In my article on where to get story ideas, I came up with a basic adventure that starts with a wizard’s agent approaching the party at a tavern with a request to meet with his master and a promise of gold for just attending the meeting. But what happens when the party wants to stay in the tavern and drink a bunch of ale?
An entire D&D session spent in a tavern isn’t uncommon. D&D is about roleplaying, not just roll playing. But we can’t stay in that tavern forever, so it is important to plan how to deal with the beginning of the story going off the rails.
In the scenario, we can prepare for the adventurers turning down the agent’s request by getting them out of the tavern where we can present a new opportunity for them to say yes. Perhaps a brawl breaks out and the town guard clears everyone out. Maybe there’s a raging fire in the kitchen. Perhaps a hulking warrior is accusing an elf wizard of cheating at cards and demands a duel to the death, which prompts fellow customers to start taking bets on the winner.
Once outside, the party can be presented with that new opportunity by spotting the agent across the street and overhearing some nearby mercenaries talking about him. “That fellow over there is handy one to know. His master is a wizard. Paid us for clearing some trolls out of a mine he’d bought. But not with gold. I got an enchanted short sword out of the deal.”
This sort of hint is far better than having the wizard teleport the characters to his tower and entrap them into listening to his mission requrest.
And what if the players still won’t listen? Perhaps after exploring the nearby forest, one of them gets poisoned by a plant and guess who has the cure? Or a local townswoman comes to the adventurers with a plea to rescue her merchant husband who has been taken by bandits. In finding out where the bandits are located, the adventurers are lead to the wizard, who offers to deal with the bandits if they’ll take up his quest.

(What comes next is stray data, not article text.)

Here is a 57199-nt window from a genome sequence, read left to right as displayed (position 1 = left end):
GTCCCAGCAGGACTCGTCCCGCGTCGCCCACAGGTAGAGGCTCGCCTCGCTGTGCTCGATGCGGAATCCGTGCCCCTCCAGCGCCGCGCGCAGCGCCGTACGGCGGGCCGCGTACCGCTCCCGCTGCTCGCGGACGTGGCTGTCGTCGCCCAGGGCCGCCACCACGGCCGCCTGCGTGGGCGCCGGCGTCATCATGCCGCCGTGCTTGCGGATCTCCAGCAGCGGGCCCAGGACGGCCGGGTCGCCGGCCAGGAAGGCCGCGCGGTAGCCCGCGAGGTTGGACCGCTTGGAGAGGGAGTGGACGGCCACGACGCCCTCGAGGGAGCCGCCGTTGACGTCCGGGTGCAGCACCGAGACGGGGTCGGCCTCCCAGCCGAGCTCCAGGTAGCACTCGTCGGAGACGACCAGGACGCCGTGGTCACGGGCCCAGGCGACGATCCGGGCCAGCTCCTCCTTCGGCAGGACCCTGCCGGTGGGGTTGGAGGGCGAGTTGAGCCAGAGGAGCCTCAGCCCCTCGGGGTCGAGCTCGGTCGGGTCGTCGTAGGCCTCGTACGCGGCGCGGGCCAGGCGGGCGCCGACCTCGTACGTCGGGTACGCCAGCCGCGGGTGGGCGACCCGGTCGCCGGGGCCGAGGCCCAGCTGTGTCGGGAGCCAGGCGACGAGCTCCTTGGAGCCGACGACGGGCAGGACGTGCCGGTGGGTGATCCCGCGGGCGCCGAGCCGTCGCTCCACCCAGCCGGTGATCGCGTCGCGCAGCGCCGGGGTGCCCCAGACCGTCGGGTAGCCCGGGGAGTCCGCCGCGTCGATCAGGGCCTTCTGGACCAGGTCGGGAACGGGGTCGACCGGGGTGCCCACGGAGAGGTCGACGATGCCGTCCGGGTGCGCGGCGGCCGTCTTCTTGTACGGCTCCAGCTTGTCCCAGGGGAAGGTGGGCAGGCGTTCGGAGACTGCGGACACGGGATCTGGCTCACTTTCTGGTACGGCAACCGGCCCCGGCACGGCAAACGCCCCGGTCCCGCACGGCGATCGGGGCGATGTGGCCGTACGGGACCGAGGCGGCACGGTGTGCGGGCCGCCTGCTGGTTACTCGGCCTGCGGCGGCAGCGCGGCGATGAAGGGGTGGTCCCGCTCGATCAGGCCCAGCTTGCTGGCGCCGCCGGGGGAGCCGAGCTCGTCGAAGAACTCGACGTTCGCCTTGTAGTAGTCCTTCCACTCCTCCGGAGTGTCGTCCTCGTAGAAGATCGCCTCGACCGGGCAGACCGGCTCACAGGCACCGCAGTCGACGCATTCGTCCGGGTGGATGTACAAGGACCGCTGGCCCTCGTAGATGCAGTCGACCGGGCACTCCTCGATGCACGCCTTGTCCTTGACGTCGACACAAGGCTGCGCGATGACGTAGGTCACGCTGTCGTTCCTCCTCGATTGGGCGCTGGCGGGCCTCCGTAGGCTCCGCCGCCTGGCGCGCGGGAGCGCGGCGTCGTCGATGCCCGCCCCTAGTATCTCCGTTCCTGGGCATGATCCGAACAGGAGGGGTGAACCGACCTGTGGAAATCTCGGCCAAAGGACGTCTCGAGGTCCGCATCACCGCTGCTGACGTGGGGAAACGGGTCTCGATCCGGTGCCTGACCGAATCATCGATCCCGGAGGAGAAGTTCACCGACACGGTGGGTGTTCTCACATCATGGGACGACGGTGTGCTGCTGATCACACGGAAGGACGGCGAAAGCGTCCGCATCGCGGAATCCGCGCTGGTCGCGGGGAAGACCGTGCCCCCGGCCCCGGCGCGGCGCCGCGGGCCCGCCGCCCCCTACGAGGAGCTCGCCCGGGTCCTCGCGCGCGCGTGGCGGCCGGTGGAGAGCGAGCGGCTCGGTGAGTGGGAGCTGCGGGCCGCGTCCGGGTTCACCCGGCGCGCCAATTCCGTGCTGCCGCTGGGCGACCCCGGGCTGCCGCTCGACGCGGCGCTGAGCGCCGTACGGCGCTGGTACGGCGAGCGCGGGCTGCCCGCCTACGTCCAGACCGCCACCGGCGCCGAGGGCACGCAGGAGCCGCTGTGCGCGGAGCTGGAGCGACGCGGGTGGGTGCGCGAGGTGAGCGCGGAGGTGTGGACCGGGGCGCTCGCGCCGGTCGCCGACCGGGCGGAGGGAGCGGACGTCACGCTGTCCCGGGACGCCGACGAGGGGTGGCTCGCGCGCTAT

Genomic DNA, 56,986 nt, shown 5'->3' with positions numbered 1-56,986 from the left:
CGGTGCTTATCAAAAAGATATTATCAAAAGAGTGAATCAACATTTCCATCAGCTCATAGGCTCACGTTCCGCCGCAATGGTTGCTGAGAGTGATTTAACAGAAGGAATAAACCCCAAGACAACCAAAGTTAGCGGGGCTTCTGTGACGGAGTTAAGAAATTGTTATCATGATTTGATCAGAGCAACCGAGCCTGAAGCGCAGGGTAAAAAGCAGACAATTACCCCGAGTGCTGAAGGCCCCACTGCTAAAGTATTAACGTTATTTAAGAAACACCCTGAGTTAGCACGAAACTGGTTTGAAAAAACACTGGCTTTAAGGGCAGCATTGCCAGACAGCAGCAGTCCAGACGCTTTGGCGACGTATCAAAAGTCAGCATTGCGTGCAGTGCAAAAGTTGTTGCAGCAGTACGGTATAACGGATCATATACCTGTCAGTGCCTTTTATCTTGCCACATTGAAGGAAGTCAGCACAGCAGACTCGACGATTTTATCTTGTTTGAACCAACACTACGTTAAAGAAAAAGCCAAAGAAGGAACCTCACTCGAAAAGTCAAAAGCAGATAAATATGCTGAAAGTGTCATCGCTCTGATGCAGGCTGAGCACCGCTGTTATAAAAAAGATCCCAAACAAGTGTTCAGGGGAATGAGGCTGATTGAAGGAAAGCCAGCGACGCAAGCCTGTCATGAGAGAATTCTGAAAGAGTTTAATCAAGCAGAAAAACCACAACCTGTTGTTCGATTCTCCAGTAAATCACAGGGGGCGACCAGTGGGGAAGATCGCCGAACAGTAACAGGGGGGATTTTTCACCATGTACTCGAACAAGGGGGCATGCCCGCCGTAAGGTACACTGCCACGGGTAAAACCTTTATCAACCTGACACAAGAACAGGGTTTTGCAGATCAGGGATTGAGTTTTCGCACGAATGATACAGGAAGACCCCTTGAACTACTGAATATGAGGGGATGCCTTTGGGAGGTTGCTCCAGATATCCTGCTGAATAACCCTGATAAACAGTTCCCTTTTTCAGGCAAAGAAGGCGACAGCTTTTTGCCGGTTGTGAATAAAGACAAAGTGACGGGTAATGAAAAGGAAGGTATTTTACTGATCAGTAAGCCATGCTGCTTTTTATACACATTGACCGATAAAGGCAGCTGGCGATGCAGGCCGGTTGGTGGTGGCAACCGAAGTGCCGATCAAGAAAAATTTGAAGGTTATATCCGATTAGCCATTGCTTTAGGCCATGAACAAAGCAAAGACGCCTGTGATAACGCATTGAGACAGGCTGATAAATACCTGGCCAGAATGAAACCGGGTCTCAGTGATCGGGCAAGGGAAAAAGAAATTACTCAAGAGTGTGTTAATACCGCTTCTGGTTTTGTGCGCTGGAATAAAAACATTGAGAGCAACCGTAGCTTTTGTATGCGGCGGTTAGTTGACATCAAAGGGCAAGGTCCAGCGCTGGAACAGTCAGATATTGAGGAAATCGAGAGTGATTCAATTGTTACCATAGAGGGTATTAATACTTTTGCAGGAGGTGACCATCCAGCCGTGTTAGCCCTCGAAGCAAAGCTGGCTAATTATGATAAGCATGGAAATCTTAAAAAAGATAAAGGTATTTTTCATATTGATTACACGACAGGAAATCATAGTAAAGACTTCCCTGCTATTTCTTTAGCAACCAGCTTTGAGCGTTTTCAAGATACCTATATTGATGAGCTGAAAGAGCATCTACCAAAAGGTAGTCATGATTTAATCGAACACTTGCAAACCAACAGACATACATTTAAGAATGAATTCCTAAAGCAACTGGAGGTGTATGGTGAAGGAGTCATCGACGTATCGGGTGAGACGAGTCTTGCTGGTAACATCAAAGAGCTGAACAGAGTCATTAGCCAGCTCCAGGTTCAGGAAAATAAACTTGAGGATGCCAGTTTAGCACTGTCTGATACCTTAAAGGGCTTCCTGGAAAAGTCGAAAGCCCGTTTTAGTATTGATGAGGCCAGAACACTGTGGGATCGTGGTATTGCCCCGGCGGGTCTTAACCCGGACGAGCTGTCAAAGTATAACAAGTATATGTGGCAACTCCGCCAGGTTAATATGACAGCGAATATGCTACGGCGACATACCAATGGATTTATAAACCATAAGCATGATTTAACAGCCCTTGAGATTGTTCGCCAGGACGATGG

Know When to Say Yes to Sandboxing
That part about balancing the railroad vs sandbox equation? This is where it comes into play. In mapping out a story for an adventure, it is important to understand the various points in the story where the adventure can go off the rails. When the agent propositions the party. After the magician explains his quest. When the adventurers get to the location and decide maybe to do something else.
Part of preparation is having a few ideas on how to get the part back on track. Such as a forest giant chasing them into the dungeon. Creatures vastly more powerful than the party can be a great railroading tour.
But also know when to say yes. If the party has turned down the agent at the tavern, ignored the fellow adventurers boasting about the wizard’s reward and decided that they don’t need a mage telling them how to find bandits when they have a ranger in the party, then let them have their one-off adventure!
And that forest giant waiting among the trees to chase the adventurer? Maybe don’t even use it. If the party has made it that far and suddenly has a whim to go off on their own, let them. Sometimes your job as the DM is to let things go off the rails without any attempt to put things right. This can mean an entire session spent in a bar, an event that often ends when you get out the pummeling tables to see who wins a fistfight, or it can mean reaching into that bad of random maps for a quick adventure.
Headline Image by Alison Walker on Flickr